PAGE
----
Top Commentaries on the Gospel of Matthew

Bible commentaries on the New Testament book of Matthew are listed below. The commentaries listed first are those that have received the best reviews. You will also find options for commentaries on Matthew that help pastors, teachers, and readers with application of the Bible, commentaries that approach the Scripture verse-by-verse, classic Christian commentaries, and much more. See more about the scholars, pastors, ministries, and schools whose commentary reviews are being utilized.



Best Reviewed Bible Commentaries on the Gospel of Matthew



The Gospel of Matthew (New International Commentary on the New Testament) by R. T. France


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Reviews and Accolades:

D. A. Carson: a “best buy” on Matthew, “Judicious, well-written, and informed, this is likely to become a standard work on Matthew for some time to come.”

Tom Schreiner: recommended, “excellent”

Keith Mathison: #1 commentary on Matthew, “France’s work is thorough and solidly evangelical and will be beneficial to pastors and all serious students of Scripture”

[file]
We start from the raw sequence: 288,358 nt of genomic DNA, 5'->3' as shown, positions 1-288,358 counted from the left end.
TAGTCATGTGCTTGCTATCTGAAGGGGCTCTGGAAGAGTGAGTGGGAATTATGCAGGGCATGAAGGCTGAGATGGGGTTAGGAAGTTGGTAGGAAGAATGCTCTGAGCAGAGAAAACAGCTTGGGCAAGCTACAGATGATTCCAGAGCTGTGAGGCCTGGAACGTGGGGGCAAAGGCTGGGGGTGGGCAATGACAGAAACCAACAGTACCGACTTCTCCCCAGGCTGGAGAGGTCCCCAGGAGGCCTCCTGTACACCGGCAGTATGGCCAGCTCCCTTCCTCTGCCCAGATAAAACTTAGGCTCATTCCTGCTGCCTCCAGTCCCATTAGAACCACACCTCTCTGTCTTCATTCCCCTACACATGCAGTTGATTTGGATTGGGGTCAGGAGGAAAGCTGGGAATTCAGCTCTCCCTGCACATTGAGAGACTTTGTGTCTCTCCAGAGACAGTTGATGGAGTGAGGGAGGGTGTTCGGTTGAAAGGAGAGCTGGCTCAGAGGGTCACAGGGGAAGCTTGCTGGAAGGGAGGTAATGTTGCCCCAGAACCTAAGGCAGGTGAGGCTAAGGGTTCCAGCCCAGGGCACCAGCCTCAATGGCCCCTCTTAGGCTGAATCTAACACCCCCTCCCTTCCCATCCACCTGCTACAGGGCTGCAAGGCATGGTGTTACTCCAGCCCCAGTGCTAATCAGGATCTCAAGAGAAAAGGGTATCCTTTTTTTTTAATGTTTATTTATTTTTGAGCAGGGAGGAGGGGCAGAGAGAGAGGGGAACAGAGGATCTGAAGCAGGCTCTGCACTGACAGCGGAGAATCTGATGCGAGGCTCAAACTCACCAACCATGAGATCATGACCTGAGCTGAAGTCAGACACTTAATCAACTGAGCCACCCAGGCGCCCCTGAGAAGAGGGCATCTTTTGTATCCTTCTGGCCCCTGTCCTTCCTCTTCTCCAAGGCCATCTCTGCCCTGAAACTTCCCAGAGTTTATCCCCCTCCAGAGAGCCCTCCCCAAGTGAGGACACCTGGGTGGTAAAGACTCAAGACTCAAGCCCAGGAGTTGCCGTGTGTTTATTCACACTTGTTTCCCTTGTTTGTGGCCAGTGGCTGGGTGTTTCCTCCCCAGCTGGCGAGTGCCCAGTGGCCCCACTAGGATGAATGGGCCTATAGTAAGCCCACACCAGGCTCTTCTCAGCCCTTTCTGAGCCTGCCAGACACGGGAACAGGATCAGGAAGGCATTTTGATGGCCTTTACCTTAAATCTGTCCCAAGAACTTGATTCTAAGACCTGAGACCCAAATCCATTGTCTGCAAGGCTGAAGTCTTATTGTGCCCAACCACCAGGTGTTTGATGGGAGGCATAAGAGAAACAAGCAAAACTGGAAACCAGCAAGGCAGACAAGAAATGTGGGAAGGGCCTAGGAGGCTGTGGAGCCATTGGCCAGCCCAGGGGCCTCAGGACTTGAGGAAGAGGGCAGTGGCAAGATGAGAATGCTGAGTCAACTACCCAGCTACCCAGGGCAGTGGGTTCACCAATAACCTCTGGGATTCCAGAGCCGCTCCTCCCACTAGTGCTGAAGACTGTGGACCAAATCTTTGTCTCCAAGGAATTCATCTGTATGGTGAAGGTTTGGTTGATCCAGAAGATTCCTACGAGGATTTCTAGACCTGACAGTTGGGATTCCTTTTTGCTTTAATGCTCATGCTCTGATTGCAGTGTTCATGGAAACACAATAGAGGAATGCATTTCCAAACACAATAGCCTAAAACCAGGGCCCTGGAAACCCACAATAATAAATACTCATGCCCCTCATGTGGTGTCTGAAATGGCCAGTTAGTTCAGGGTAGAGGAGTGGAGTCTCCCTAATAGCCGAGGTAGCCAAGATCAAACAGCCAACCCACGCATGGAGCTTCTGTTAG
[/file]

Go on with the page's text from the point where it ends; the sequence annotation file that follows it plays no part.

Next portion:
Theology of the author: France takes an evangelical in approach to Scripture | he was an evangelical Anglican 

Best for: expository preachers, Bible college and seminary students, church elders and teachers, experienced Bible readers

Notes: With this 2007 publication, France expands his Matthew volume in the TNTC series that was published in 1985…France was considered a top Matthean scholar of his day; he died in 2012…he served on the NIV translation committee…France was succeeded at Oxford by Alister McGrath…From the publisher: “Written for scholars, pastors, and lay readers alike…undertaken to provide earnest students of the New Testament with an exposition that is thorough and abreast of modern scholarship and at the same time loyal to the Scriptures as the infallible Word of God.” See more about the New International Commentary on the New Testament series.